Thoughts on technology and innovation
Eric Marzinsky, Web Developer
We recently integrated Cvent, a 3rd party event solution, with a client’s iMIS 15. Up until the integration, the client was inserting all Cvent registrations into iMIS by hand in order to create batch information and handle PayPal refunds. This was very tedious and time consuming. They wanted users to be able to register for events through Cvent yet still have the registration information, events and batches appear in iMIS. The requirements for this included creating activity records and batch information for each registration.
Cvent’s API was utilized to retrieve a list of all registrations completed during a specified time period. To overcome API call limitations, the registration list was then split up into chunks of 200 records. This allowed API calls to retrieve detailed information for each chunk of records without running into limitations set in place that dictates how many records of certain types can be returned in any one API call.. Once all the necessary information was collected the data could then be added to iMIS.
The creation of activity records in iMIS was a fairly straightforward. Cvent stored the user’s iMIS id so this was used to determine to which iMIS records to add the activity record. The creation of batches was a bit more complex. iMIS had to be checked first to see if the Cvent event existed. If it did not then the event would need to be created before any registrations could be completed. Once the event was created in iMIS (the client handed the event creation) all Cvent registrations were looped through and each user was registered for the event. All Cvent registrations were added to a single iMIS batch to make accounting work easier for the client.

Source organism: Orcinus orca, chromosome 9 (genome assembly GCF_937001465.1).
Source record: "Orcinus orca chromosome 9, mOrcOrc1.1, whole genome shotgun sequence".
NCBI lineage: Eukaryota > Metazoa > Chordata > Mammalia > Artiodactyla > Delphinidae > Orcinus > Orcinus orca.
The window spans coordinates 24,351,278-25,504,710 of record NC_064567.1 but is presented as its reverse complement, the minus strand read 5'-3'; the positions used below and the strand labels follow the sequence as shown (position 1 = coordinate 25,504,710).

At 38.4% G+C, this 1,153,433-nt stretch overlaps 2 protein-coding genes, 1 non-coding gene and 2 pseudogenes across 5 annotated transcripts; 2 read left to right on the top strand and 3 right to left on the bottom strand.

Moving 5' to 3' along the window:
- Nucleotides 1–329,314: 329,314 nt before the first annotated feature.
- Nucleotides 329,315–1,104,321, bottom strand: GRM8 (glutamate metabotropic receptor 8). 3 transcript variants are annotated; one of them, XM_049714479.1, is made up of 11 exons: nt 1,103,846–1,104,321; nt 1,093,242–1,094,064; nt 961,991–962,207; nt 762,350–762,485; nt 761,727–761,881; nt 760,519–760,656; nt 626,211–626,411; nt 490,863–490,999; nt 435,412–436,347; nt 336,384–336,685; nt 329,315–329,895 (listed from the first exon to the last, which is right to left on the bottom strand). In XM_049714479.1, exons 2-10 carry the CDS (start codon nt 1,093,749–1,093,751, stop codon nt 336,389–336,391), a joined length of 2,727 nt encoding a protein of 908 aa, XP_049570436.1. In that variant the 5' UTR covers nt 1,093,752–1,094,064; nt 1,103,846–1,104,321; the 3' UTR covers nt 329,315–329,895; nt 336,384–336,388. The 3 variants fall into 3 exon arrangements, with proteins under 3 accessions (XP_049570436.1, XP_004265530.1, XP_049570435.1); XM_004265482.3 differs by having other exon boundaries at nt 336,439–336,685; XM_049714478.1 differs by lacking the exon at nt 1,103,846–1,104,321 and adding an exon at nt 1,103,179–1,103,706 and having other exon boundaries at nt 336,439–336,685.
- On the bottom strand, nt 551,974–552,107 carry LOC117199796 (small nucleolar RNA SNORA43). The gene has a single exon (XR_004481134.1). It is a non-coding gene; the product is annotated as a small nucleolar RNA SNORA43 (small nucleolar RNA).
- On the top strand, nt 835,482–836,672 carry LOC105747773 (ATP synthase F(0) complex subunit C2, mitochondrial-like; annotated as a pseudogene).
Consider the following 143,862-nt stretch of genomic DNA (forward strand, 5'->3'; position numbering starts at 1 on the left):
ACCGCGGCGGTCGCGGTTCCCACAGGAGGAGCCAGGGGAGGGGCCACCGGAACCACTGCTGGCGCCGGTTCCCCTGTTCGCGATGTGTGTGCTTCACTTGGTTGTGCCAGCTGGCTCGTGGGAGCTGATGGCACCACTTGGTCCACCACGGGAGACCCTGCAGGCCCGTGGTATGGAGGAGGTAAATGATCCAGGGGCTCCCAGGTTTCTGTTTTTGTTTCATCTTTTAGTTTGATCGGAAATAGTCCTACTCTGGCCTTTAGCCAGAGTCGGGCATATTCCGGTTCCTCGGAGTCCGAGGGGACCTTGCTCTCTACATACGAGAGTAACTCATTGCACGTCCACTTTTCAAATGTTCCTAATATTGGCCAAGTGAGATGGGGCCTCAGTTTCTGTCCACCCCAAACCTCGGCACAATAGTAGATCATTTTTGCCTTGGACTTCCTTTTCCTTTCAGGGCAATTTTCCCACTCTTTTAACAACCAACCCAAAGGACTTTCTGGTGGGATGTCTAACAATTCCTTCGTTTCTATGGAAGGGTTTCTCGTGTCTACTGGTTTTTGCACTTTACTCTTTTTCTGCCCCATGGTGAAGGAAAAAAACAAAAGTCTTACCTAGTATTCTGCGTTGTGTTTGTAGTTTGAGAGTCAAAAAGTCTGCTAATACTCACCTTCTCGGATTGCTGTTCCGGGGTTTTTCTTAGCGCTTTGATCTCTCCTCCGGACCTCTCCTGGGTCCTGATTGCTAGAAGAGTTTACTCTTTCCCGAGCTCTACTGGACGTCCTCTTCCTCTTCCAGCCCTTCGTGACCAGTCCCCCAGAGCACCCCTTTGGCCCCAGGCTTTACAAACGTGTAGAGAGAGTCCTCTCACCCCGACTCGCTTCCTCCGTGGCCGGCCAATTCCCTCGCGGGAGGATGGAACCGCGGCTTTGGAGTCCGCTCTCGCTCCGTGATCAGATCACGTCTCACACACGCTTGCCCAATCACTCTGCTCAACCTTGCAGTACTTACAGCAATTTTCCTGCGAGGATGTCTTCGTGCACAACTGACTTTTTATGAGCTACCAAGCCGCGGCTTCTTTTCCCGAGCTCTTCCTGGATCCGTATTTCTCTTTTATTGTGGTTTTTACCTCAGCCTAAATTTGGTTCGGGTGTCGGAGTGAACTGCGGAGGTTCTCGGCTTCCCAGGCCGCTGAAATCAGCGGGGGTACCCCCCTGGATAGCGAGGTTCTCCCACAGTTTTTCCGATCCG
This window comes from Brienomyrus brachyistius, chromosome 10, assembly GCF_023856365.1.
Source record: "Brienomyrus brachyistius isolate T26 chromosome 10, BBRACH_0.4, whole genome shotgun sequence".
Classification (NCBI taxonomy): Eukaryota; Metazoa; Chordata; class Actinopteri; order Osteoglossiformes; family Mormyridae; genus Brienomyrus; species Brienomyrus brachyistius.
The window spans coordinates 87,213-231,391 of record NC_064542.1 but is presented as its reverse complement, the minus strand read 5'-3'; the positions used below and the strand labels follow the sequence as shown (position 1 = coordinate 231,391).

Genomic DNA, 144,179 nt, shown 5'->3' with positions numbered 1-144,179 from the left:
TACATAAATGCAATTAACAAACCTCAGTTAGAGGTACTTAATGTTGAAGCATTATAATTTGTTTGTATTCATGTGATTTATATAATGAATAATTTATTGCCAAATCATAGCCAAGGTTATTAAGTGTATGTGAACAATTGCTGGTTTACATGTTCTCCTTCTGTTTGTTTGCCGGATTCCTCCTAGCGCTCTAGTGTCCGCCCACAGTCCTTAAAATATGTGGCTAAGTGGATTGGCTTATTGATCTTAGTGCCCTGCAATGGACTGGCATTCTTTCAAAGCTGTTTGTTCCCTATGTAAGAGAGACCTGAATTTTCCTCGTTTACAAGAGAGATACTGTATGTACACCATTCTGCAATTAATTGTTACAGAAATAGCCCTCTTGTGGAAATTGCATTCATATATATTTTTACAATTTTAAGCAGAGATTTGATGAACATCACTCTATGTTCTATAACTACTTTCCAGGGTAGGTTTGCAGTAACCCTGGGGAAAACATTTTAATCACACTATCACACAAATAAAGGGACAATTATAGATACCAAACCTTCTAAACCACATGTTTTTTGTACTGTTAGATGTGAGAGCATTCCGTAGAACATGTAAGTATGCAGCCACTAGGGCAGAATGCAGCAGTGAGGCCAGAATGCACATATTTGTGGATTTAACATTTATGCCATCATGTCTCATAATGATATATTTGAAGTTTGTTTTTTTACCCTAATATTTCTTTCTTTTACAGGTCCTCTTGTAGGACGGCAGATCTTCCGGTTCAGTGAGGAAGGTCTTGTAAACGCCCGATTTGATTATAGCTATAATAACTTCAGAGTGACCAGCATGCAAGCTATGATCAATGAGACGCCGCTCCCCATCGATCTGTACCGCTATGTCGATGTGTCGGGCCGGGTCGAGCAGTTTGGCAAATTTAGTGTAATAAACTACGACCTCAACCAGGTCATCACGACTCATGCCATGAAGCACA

Once all of the activity records, registrations and batches were completed the client was then able to go into iMIS to handle the batches and run any existing reports.
Working with 3rd party tools and their associated API is always an interesting challenge. Some APIs are very well crafted and documented, leaving no question to the programmer on how things should be done. Other cases are slightly more convoluted and require some trial and error in order to accomplish the goals set forth. In this case it did take a little more work to figure out the limitations and best approach for the intended functionality with the tools that were provided.
When choosing a 3rd party event registration tool it is of utmost importance to discuss with your accounting department how the tool will be incorporated and what changes will occur to the current work flow. Selecting the best suited tool for the job may help to minimize the amount of development work and staff training required.